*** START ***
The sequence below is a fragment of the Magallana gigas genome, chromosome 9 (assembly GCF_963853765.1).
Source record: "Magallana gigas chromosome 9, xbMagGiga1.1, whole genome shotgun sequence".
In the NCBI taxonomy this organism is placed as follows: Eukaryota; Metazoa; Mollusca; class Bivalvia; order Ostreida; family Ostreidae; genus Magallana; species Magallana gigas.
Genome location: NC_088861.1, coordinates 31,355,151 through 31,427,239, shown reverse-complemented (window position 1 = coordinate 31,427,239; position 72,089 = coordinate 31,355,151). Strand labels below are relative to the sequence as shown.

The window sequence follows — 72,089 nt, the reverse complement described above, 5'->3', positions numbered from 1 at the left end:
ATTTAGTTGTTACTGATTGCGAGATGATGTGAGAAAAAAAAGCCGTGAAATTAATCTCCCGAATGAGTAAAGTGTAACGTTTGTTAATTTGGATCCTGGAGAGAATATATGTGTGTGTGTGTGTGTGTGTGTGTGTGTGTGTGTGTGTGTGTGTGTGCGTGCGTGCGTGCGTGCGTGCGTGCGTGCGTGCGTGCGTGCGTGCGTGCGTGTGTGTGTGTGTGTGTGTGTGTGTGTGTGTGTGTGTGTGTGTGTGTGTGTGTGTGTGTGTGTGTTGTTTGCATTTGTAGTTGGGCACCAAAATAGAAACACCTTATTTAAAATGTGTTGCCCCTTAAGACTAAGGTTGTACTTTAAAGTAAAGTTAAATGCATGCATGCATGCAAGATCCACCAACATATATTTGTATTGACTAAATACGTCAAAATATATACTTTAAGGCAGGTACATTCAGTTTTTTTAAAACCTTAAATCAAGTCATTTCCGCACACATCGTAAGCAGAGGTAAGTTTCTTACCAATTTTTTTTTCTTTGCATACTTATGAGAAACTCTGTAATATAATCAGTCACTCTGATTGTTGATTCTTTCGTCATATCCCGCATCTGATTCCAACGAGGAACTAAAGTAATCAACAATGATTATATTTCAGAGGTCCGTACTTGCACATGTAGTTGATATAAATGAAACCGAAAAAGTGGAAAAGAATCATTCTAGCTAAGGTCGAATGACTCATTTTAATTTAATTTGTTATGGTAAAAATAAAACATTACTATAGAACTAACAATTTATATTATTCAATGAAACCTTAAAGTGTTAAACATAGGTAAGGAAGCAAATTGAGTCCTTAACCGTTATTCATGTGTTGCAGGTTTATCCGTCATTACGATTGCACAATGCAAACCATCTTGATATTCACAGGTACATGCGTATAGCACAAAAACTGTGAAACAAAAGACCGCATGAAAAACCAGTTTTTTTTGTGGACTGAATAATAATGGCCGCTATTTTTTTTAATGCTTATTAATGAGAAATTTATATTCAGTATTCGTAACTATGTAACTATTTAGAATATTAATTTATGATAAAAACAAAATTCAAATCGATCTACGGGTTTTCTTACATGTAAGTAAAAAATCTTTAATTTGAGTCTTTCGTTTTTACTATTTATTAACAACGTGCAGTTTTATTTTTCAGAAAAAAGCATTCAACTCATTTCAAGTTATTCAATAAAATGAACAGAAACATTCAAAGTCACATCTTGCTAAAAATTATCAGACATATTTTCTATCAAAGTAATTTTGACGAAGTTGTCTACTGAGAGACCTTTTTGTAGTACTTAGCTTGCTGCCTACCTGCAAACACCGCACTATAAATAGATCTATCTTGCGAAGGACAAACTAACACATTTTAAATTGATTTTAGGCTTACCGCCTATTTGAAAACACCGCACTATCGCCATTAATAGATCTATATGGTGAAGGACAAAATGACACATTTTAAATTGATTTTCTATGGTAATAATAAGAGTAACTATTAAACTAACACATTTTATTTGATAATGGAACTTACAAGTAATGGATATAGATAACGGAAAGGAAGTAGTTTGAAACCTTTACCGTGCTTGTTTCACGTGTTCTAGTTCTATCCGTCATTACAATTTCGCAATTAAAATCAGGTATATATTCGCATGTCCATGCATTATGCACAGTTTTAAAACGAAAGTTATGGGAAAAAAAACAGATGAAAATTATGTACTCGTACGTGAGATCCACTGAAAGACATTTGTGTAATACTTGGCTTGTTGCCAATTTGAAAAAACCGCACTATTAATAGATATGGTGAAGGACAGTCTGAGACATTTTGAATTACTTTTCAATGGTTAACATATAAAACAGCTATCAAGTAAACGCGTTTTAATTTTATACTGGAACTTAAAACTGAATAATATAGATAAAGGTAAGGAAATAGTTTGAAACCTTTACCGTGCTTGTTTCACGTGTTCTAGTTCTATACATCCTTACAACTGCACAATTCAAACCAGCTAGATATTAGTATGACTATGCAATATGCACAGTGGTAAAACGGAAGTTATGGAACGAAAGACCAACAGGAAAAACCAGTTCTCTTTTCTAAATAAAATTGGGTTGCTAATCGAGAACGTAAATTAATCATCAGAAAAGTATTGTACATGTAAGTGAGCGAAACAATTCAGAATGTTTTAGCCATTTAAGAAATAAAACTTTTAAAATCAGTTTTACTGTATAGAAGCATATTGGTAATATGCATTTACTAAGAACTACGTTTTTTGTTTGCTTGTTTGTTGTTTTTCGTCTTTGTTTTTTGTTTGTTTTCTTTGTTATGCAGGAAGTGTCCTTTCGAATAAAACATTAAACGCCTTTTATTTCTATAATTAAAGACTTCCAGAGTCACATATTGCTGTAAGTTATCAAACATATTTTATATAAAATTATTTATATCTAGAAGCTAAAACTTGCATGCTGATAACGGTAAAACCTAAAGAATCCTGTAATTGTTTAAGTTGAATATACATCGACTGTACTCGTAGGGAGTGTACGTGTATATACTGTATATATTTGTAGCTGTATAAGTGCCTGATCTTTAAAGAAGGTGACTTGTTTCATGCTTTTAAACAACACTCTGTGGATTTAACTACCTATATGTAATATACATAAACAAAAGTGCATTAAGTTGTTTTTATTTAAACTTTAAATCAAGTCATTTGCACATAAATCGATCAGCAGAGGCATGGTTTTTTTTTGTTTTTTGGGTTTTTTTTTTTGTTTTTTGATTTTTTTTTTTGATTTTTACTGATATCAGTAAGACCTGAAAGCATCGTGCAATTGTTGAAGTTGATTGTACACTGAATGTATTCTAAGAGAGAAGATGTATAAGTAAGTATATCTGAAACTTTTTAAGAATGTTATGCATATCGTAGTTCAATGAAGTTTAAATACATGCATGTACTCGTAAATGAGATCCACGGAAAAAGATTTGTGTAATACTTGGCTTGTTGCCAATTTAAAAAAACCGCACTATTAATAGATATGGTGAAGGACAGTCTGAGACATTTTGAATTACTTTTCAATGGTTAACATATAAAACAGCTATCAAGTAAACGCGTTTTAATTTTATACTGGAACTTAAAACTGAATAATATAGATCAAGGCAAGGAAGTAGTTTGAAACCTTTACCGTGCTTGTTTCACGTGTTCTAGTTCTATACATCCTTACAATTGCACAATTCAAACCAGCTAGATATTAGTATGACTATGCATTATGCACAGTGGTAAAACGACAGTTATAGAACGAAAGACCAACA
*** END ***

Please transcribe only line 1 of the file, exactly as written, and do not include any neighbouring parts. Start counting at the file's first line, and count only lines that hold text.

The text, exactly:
The sequence below is a fragment of the Magallana gigas genome, chromosome 9 (assembly GCF_963853765.1).